Learning from History
Photo: Will Kirk/Homewoodphoto.jhu.edu
By his own admission, Steven Teles, a political science professor, is “the kind of person who goes into any situation and immediately imagines everything that can go wrong.” A disadvantage in some contexts, perhaps, but a clear advantage when you teach a class called Policy Errors, Mistakes and Disasters: Learning from Failure, which examines a host of situations where policy outcomes were less than optimal.
Teles first conceived of the course when he taught graduate students at the University of Maryland’s School of Public Policy in 2007. Because many of the students were already building careers, Teles wanted his course to have real-life application. “I asked myself, ‘What are the skills political scientists have that are related to policy?’” he says. “And I thought one of them is learning from history.”
The class was also prompted by a particular bit of history: Teles’ rethinking of the Iraq War, which he had initially supported. “I was sort of haunted by what had happened, and asked myself how I missed a lot of signals that should have been so clear that this was not going to go well,” he explains. The resulting course offered Teles and his students a way to revisit the war and other conflicts in order to dig deep into policy missteps and learn from those mistakes.
In its current incarnation, Policy Errors, an elective in the Krieger School’s new minor in social policy, also includes weekly analyses of the U.S. financial crisis, Hurricane Katrina, the Fukushima nuclear disaster, and the U.S. Challenger shuttle launch. The semester ends with an analysis of the Affordable Care Act rollout. Teles acknowledges the challenge of covering this amount of material in one semester. “Part of this is about teaching students to quickly shift gears, to absorb a whole new fact pattern and situation,” he says. “The trick is to figure out what you can pull from the particular situation that you can then make relevant to something else. And I think that usually becomes clearer when you start seeing multiple different examples of policy failure.”
On a Thursday afternoon, in a classroom in Gilman Hall, 16 students take notes as Teles leads them in a discussion of the week’s reading. Teles is an animated teacher, pacing back and forth across the front of the room, gesturing with large hands as if conducting an orchestra, pausing to check his notes or question students. “When you want to see how policy works, you need to break it apart,” he announces before listing the four parts of policy—goal, strategy, tactics, and implementation—on the board.
During the first half of class, Teles engages the students throughout his lecture. “Why is ‘eventual’ success of a policy not a factor?” he asks.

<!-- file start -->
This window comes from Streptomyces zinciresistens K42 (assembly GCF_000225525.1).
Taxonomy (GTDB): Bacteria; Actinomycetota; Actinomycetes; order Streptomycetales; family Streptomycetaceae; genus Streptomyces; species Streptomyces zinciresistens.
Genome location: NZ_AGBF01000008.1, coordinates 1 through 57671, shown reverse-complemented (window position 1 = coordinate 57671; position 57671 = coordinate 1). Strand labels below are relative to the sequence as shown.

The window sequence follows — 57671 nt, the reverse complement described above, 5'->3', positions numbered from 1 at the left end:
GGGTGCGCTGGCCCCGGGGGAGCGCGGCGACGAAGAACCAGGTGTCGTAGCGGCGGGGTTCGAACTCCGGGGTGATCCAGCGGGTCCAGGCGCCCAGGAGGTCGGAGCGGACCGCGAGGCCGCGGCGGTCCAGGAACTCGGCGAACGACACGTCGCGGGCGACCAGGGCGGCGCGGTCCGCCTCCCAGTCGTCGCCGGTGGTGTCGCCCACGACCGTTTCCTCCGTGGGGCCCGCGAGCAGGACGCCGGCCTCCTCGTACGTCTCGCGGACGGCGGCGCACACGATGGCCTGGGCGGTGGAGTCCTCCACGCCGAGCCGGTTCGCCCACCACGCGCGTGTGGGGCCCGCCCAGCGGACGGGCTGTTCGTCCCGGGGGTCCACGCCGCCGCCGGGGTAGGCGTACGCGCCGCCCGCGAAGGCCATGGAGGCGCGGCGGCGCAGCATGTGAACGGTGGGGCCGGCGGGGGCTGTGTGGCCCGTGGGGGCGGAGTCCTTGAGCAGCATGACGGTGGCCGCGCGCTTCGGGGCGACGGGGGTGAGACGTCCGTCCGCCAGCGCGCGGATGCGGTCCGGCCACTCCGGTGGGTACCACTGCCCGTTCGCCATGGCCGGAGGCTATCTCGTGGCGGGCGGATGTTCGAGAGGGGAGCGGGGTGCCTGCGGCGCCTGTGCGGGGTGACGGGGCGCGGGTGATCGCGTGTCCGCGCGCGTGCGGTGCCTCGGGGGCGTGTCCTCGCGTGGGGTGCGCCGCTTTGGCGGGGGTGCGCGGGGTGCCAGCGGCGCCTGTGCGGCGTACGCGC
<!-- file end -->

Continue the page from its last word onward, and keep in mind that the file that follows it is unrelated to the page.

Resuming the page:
“Because it needs immediacy,” answers Stephanie King ’14, a double major in political science and biology. “It needs to work right away or people think it won’t work at all.”
To Teles’ request for an example of a policy where everything has to succeed simultaneously, international studies major Fabrice Garnier ’14 offers “natural disaster relief,” while Andrew Guernsey ’16, a double major in political science and classics, cites Iraq and modern military maneuvers as examples. By the class break, the board is covered with Teles’ chalk scrawl of stats, graphs, charts, and lists.
Students admit that the class is challenging because of the diversity of situations and policies being covered in a short period of time. But this can be a benefit, too, argues senior Katherine Robinson, a double major in international studies and sociology, because “looking at smaller mechanisms and details and using them to compare different policy disasters is a lot more specific than the big picture, theoretical approaches used in most classes.”
There is also the appeal of the class’s real world applications, including the executive summaries—five short papers summarizing the basic facts of one of the readings written to an imaginary boss who is a member of Congress or an assistant secretary of a federal agency—and the occasional presence of author and journalist Megan McArdle, who sits in whenever her schedule allows and blogs about the class for bloombergview.com.
“I have never been in a class where the desired outcome is so clearly practical: Our professor wants us to figure out what went wrong in the past so that we can avoid those mistakes in the future,” explains Nikhil Gupta ’15, a double major in international studies and economics. “While you’re working in this class, you feel like you’re actually creating and contributing something.”